Sunday, October 6, 2013

THE COUNTDOWN TO HALLOWEEN: DAY 6

I went to Transylvania and all I got was this stupid T-shirt!



My favorite word for vampire is “strigoi”.  Strigoi is the Romanian word for poltergeist.  In Romanian mythology, they are the troubled souls so fowl that even Satan refuses them to enter the gates of Hell.  And so, these troubled souls rise again from the grave to trouble the living and drain the vitality of their victims via the blood.  Strigoi can become invisible and shapeshift into animal form as well.


The origin of the strigoi dates back to the Dacians, a group of people living in the area  that has since become Romania, mainly the area around the Carpathain Mountains and east to the Black Sea.  The strigoi represent the spirits of the dead who were evil by word and deed during their lives and were deemed unworthy of entering the kingdom of Zalmoxis.



In the Middle Ages, a Croatian named Jure Grando was the first strigoi, the first vampire documented in writing.  After rising from the dead in 1656, he terrorized the villagers until he was beheaded in 1672.  For 16 years he would rise from the grave at night, when he would knock on a door in the town and within days, someone in that family would die.

He would also appear to his own widow, whom he would force himself on her.  She described him as smiling and gasping for breath.  Father Giorgio, the village priest, eventually confronted the strigoi and held out a cross and yelled, “Behold Jesus Christ, you vampire!  Stop tormenting us!”  This made the vampire weep.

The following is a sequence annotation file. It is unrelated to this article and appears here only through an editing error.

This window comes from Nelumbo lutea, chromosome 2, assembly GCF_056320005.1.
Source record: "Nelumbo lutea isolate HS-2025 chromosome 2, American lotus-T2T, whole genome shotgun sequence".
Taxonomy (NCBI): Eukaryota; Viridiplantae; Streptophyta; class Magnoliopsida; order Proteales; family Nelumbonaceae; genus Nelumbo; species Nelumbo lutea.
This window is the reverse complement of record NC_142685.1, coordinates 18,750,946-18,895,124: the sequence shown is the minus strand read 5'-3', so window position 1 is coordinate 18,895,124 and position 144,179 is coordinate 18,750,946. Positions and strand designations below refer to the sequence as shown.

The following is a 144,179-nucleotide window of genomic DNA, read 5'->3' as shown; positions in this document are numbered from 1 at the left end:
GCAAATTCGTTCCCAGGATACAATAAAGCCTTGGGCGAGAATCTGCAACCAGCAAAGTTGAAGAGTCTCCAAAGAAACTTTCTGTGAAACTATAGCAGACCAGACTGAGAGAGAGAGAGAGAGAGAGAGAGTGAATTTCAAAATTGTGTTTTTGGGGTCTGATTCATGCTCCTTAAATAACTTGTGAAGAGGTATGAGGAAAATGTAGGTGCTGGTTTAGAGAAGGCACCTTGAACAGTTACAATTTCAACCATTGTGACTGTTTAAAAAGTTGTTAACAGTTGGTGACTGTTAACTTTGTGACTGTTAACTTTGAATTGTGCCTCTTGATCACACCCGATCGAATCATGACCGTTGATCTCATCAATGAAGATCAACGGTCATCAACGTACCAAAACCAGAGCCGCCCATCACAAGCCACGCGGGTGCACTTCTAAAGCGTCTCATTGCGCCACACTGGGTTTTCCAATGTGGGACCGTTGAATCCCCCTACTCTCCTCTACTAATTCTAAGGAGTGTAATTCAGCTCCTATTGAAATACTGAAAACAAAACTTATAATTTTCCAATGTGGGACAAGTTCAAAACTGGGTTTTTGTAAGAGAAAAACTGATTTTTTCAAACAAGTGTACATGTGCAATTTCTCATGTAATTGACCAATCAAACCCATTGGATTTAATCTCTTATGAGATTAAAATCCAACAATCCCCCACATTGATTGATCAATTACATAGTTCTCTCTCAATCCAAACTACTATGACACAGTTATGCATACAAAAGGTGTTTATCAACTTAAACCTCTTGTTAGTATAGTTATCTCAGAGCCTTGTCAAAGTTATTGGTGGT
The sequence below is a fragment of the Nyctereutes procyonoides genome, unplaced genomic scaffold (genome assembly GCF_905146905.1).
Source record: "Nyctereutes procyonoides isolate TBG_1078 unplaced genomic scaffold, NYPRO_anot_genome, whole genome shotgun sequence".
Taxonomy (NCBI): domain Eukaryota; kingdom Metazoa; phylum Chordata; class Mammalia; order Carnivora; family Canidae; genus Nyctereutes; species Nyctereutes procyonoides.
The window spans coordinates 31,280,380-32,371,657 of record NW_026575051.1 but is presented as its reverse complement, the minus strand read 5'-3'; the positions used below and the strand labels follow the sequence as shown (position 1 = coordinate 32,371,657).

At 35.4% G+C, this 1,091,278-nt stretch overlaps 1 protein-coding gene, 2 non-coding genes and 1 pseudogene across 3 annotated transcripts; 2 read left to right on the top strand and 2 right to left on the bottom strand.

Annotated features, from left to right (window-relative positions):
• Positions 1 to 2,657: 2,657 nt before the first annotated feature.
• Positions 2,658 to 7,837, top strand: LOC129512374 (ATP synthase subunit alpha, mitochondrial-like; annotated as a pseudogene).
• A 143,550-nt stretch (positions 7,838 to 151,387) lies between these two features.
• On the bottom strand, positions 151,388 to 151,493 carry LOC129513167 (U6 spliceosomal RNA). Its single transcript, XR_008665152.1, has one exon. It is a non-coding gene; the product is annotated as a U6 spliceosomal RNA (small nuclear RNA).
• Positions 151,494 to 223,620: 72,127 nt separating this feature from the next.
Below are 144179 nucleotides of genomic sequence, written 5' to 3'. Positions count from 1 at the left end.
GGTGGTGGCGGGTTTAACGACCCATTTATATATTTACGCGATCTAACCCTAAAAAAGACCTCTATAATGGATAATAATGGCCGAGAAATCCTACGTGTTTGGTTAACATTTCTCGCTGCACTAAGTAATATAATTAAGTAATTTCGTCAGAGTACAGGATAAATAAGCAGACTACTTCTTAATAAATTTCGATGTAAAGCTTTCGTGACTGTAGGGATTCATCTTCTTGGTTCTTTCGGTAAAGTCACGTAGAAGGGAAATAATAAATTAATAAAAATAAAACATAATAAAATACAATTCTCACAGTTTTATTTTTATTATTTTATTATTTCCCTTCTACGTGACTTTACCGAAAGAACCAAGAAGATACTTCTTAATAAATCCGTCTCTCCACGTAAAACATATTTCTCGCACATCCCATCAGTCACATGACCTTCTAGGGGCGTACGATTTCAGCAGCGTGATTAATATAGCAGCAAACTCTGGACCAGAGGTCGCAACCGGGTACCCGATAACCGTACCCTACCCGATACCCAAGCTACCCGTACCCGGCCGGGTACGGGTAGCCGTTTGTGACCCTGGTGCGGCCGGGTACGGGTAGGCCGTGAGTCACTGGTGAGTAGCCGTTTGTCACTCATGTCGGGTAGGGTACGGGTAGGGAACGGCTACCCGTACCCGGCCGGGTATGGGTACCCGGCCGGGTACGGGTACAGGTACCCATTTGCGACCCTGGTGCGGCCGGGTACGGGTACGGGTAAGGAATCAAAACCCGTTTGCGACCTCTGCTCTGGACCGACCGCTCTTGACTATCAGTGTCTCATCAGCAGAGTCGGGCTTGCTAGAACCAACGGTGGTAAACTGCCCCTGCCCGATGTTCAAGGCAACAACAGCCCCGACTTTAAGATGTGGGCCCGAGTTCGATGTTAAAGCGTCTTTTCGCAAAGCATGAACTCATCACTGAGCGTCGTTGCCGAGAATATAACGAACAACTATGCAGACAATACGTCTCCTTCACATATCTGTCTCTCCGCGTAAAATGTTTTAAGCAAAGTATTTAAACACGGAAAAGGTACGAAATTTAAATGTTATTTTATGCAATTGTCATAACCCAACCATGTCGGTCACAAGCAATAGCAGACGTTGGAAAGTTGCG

Eventually a mob visited the grave of Jure carrying a cross, lamps and a hawthorn stick with which to pierce the strigoi’s heart.  They found a perfectly preserved corpse with a smile on its face.  They tried to pierce its heart, but the stick would not penetrate the body of the vampire.



After some exorcism prayers, villager Stipan Milasic took a saw and sawed the head off.  The vampire screamed and blood flowed from the stump with such vigor that it filled up the whole grave.  Thus, peace finally returned to the village.





Later in the Middle Ages, Serbian peasant Peter Plogojowitz was believed to have become strigoi after his death in 1725.  He returned to his own house and demanded food from his own son.  The son refused and so Plogojowitz murdered him.  He went on to kill nine villagers total.

Ahem.



The details of these strigoi are interesting and actually tend to point one in the direction of mass hysteria and superstition and our knowledge of how the body reacts in death is much greater than it was in those days.  Still, it’s easy to see how these stories could take on a life of their own and live on well past the villagers in them.




It is still tradition in certain parts of Romania for the family to exhume the body of the recently deceased and cook the heart and drink its ashes with water.  Just to be safe.  I mean, if it ain’t broke, why fix it.

Have a drink on Jure!


Until tomorrow night, my vampires!


2 comments:

Caffeinated Joe said...

Bet the Romanians would say "Well, have you seen any vampires?" Thus proving why that tradition works! ;)

Gary Lee said...

I think you're right, Joe.